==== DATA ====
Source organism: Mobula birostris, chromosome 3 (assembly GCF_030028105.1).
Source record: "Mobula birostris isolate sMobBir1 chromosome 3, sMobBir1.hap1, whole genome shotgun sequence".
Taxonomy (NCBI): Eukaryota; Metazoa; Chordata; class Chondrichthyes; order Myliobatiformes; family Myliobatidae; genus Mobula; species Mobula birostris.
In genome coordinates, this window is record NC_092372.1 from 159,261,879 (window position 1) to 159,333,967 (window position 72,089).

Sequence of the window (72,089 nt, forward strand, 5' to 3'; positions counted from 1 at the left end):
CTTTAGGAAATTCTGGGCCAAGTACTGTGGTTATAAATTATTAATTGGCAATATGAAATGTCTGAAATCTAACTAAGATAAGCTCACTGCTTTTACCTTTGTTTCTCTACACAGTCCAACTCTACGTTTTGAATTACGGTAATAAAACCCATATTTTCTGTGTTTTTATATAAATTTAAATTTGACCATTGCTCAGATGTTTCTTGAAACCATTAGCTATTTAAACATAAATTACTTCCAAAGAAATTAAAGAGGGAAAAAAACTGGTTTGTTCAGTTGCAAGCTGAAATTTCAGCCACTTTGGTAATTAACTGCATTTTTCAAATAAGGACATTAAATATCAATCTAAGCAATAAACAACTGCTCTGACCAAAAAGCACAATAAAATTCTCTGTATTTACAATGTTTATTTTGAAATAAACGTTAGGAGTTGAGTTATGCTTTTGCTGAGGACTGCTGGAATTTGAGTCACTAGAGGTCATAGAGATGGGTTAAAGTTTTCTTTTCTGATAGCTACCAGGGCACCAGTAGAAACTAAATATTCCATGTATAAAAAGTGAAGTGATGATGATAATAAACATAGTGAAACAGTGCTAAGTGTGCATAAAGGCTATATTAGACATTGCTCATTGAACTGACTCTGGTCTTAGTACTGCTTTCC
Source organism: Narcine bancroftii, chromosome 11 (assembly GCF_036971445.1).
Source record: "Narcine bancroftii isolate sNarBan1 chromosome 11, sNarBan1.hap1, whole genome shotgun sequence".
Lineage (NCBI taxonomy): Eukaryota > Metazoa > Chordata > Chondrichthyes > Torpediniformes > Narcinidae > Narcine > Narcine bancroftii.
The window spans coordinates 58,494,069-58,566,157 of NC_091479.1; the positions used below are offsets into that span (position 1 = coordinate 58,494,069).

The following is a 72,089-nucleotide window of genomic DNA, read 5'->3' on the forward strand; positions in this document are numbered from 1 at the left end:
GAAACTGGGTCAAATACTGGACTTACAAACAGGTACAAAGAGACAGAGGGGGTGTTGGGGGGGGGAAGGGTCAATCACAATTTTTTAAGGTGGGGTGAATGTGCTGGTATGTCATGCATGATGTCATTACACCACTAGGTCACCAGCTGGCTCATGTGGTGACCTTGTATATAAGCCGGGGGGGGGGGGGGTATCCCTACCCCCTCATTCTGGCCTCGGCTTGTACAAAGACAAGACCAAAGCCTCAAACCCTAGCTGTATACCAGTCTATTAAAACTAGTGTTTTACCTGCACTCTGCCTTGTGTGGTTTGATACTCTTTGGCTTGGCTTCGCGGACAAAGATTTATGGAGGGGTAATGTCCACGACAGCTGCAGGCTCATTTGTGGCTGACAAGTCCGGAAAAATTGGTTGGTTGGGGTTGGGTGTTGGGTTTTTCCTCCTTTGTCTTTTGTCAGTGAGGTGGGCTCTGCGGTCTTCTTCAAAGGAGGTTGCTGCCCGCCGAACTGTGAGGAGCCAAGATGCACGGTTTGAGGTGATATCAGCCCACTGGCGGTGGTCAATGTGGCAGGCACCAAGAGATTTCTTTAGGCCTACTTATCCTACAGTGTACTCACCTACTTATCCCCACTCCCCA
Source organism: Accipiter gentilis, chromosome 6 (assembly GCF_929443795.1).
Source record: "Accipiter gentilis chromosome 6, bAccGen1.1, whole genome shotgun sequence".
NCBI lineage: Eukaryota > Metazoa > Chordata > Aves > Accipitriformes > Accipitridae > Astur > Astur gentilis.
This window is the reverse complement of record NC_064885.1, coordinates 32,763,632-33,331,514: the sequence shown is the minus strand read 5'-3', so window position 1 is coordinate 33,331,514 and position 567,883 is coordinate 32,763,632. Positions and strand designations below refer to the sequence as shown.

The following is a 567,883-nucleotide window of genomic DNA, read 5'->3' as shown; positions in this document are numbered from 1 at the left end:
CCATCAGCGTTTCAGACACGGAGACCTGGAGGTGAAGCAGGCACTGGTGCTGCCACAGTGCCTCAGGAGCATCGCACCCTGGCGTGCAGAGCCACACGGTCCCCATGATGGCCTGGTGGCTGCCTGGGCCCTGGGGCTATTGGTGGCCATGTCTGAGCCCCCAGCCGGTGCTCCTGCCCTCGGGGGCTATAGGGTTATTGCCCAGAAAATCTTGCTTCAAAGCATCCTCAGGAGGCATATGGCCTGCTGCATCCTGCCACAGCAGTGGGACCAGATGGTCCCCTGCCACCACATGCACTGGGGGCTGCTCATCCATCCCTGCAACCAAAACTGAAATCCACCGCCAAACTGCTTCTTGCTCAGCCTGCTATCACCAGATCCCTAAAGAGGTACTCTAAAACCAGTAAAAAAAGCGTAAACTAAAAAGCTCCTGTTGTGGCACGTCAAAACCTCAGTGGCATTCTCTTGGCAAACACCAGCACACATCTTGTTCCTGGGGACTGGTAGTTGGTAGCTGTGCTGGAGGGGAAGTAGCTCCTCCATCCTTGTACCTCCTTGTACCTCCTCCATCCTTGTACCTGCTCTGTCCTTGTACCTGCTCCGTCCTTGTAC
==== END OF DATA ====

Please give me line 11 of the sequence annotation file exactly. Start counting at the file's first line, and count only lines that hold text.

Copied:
The following is a 72,089-nucleotide window of genomic DNA, read 5'->3' on the forward strand; positions in this document are numbered from 1 at the left end: